From Icon #35 (1996)

Sadly, Milestone Comics was in a bad way financially. While I don’t have sales figures for this time period, the mid-90s was a boom-and-bust era for comics. Many publishers had lines launch at around the same time as Milestone and many went belly-up a few years later. Milestone was no exception. Icon #42 was the series’ final issue, though it didn’t realize that it was. The final letters page told fans to come back next month for the the end of the latest storyline. Issue #43 never came out.

In fact, the final issue of Icon didn’t feature Augustus or Raquel in costume. It dealt with the unexpected death of Raquel’s grandmother. The final page of the comic said that the story was dedicated to McDuffie’s grandmother who had passed away earlier that year. This issue made me tear up when I reread it in anticipation of this article.

From Icon #42 (1997)

Icon and Rocket didn’t return to comics until 2009. By this point, it appeared that DC Comics had flat-out purchased all of the Milestone characters. Static showed up in the pages of Teen Titans, Hardware had a crossover in The Brave and the Bold, and seemingly everyone got the invite to Justice League of America, which Dwayne McDuffie was then writing. There it was revealed that Dharma, a powerful mystic figure from the Milestone Universe, had been able to combine the DCU and the Milestone worlds together into a single universe. Thanks to his meddling, everyone thought that they had always existed together and that the city of Dakota was just another major city in the Midwest. Liking how everything currently was, Superman, Icon, and Dharma all agreed that this was the best solution for everyone.

From Justice League of America (Vol. 2) #34 (2009)

A year later, a two-issue miniseries directly wrapped up all of the dangling plotlines left by the abrupt implosion of the Milestone line in 1997. Part of this miniseries was, essentially, the never published Icon #43. For those fans waiting anxiously for the resolution to the Icon storylines, this was it.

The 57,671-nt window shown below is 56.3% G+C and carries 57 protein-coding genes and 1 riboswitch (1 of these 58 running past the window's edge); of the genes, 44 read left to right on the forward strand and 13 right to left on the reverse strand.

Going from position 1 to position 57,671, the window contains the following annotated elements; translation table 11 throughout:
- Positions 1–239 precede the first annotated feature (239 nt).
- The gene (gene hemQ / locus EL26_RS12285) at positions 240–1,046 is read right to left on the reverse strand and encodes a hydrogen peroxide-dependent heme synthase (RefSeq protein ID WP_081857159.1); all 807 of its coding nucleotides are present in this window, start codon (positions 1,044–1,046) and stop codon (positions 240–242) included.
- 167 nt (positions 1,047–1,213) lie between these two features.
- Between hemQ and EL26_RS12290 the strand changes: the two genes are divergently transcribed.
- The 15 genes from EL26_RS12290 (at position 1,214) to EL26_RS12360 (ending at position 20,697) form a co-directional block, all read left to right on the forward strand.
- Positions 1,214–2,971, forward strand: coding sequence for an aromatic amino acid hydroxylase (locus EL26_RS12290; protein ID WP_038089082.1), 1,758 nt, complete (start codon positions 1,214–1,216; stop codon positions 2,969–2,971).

From Milestone Forever #1 (2010)

Icon wasn’t a perfect series. McDuffie stepped away from the writing a lot. Being the Editor-in-Chief of Milestone meant that he just couldn’t always focus on the title and he had to call in a group of writers to do a large number of fill-in issues. These are mostly not so good, though the big exception are those stories written by series penciler M. D. Bright. He had a solid handle on the characters and he seemed to be the only person aside from McDuffie that it’s possible to say that about.

From Static Shock #8 (2012)

Unfortunately, Icon and Rocket haven’t had speaking parts in the New 52. In fact, as far as I know, Rocket has yet to even show up. However, Icon got featured in a nice flashback in the pages of Static Shock. Hopefully, a future writer will recognize the potential of these two characters and use them as well as McDuffie and Bright did nearly twenty years ago.

Jeff Reid hopes that all of the McDuffie penned issues of Icon become available for current readers either in print or digitally. Speaking of digital, follow Jeff on Twitter.


  1. Cool, both of them have featured recently on the Young Justice cartoon as well, Rocket on the Young Justice team and Icon a full Justice League member. it’s amazing how a slight update makes a world of difference for the costumes.

    • I was really happy to see them on Young Justice. It’s nice to see that they haven’t been completely forgotten recently.

  2. Here’s hoping that they will show up soon!

  3. You should do a DC Histories for Static.

  4. Saw Icon and Rocket on Young Justice, thought they were interesting so I checked the comics. Glad I did that!

  5. Things I’m looking forward to in the next two years:
    Icon & Rocket showing up in the New 52 in a story that is cannon
    Icon/Augustus Freeman showing up in a series of eight page stories in DCU Annuals spotlighting his participation over the years (Jonah Hex, the Kents, Blackhawk, the Shade [?], whatever else DC has up its sleeve in the ‘near’ past)
    ICON & ROCKET deluxe action figures
    a blooming friendship with Superman

    … Just saying…